their tails bravely aloft, their stiff legs flying. Others, too

tired and thirsty to go farther, lay down and refused to budge,

and these had to be carried over the saddlehorn until they had

rested. Some hid themselves cunningly in the mesquite clumps or

burrowed into the coarse sagauista grass.



But now those swarthy, dare-devil riders were as gentle as women;

they urged the tiny youngsters onward with harmless switches or

with painless blows from loose-coiled riatas; they picked them up

in their arms and rode with them.



Once through the gate and safe inside the restraining pasture

fence, the herd was allowed to settle down. Then began a patient

search by outraged mothers, a series of mournful quests that were

destined to continue far into the night; endless nosings and

sniffings and caressings, which would keep up until each cow had

found her own, until each calf was butting its head against

maternal ribs and gaining that consolation which it craved.



A new moon was swinging in the sky as Alaire and Dave rode back

toward Las Palmas. The dry, gray grass was beginning to jewel with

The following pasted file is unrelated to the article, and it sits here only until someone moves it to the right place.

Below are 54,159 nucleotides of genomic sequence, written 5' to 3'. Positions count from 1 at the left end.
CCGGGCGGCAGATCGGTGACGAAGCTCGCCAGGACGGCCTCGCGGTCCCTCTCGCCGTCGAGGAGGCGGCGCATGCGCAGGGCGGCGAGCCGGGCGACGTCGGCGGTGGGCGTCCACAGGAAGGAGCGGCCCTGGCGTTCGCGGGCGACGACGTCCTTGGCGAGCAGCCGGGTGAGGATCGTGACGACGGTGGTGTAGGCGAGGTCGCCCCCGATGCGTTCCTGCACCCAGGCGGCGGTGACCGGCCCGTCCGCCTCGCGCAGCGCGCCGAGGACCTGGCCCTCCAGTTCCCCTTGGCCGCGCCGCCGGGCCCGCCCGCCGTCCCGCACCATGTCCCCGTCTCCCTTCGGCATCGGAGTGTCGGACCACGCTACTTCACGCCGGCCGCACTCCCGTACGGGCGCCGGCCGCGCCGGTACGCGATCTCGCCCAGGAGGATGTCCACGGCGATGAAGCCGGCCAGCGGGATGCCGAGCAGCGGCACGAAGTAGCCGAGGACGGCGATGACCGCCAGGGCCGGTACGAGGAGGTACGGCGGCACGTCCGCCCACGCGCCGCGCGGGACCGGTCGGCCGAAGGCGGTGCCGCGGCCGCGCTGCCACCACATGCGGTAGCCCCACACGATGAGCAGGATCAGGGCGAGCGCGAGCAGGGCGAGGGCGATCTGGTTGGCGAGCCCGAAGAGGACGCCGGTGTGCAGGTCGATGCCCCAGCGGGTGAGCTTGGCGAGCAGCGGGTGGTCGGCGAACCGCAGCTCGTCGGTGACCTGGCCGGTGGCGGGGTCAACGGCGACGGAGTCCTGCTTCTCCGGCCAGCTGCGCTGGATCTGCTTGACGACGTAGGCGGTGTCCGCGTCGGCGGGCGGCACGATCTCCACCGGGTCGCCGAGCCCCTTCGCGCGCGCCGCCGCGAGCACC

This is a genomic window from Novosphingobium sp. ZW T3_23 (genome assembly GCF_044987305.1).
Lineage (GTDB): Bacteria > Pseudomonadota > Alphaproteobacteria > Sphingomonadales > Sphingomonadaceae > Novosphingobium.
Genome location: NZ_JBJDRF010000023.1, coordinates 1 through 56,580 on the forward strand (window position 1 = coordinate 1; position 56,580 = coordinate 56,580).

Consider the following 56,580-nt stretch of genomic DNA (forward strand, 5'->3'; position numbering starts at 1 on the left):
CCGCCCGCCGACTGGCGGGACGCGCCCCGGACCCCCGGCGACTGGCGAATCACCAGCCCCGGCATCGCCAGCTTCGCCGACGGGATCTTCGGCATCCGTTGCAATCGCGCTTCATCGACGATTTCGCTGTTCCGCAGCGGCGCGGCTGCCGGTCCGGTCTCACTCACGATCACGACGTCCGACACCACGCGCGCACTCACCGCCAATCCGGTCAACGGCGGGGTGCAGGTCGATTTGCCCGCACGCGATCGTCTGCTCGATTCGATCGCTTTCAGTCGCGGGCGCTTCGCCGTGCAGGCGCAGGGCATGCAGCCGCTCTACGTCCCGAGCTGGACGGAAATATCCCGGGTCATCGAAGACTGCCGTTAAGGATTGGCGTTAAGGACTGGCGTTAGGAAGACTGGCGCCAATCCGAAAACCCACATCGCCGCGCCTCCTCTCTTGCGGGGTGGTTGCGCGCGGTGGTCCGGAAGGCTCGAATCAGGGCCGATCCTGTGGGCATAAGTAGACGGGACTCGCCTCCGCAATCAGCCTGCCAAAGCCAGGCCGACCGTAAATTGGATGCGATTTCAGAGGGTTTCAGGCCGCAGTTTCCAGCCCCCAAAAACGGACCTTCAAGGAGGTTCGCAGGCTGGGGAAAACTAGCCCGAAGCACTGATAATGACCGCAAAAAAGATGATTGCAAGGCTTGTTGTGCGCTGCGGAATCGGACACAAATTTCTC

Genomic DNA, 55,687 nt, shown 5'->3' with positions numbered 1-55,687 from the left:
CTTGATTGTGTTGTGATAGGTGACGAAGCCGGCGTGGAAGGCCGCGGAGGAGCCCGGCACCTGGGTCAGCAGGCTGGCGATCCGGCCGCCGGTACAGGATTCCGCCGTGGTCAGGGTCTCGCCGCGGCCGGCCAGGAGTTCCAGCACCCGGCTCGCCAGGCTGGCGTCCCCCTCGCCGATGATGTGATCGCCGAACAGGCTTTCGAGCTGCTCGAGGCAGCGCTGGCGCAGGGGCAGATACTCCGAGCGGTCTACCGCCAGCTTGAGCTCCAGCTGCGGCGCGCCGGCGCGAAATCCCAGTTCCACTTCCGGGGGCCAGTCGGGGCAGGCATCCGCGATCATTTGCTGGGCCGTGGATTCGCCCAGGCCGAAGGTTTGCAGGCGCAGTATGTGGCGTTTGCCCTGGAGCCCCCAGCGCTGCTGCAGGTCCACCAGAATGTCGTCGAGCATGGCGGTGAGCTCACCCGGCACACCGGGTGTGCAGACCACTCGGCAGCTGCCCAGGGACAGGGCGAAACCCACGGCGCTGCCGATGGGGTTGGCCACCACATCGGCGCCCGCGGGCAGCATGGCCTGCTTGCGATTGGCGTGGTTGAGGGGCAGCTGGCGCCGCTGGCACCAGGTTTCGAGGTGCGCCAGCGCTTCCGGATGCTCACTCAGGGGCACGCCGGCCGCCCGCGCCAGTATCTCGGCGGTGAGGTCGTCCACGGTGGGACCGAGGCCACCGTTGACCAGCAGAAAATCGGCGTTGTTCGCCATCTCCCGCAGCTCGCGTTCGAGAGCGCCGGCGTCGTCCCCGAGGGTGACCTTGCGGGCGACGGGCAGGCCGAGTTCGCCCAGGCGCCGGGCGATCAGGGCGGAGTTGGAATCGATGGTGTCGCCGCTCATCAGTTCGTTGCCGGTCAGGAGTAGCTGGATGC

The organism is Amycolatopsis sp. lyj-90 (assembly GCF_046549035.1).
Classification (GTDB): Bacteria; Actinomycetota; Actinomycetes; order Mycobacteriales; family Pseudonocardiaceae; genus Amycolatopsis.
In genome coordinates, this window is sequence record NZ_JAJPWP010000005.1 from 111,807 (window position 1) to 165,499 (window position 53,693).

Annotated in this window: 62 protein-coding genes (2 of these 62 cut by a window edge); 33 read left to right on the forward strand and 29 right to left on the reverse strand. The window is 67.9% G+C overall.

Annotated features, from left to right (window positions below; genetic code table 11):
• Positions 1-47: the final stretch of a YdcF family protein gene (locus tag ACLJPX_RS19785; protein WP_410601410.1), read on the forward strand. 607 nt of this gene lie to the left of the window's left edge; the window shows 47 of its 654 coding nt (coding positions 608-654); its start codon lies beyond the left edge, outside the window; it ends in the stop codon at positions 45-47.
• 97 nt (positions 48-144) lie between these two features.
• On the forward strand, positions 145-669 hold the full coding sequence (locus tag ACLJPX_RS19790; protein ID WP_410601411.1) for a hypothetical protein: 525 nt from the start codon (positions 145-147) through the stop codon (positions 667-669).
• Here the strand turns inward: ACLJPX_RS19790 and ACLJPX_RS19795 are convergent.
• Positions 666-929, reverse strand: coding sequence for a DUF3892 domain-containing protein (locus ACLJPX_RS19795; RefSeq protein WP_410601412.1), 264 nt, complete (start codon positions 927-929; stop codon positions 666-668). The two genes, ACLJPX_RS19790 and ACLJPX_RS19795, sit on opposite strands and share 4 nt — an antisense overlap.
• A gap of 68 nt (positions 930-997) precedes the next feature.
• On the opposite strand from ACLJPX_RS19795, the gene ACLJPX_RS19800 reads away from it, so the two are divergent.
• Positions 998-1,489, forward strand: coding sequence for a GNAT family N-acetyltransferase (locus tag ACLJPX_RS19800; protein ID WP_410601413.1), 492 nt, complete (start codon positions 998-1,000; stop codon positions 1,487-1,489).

dew; the paths were ribbons of silver between dark blots of ink

where the bushes grew. Behind rose the jingle of spurs and

bridles, the creak of leather, the voices of men. It was an hour

in which to talk freely, an environment suited to confidences, and

Dave Law was happier than he had been for years. He closed his

eyes to the future, he stopped his ears to misgivings; with a song

in his heart he rode at the stirrup of the woman he adored.



How or when Alaire Austin came to feel that this man loved her she

never knew. Certainly he gave no voice to his feeling, save,

perhaps, by some unconscious tone or trick of speech; rather, the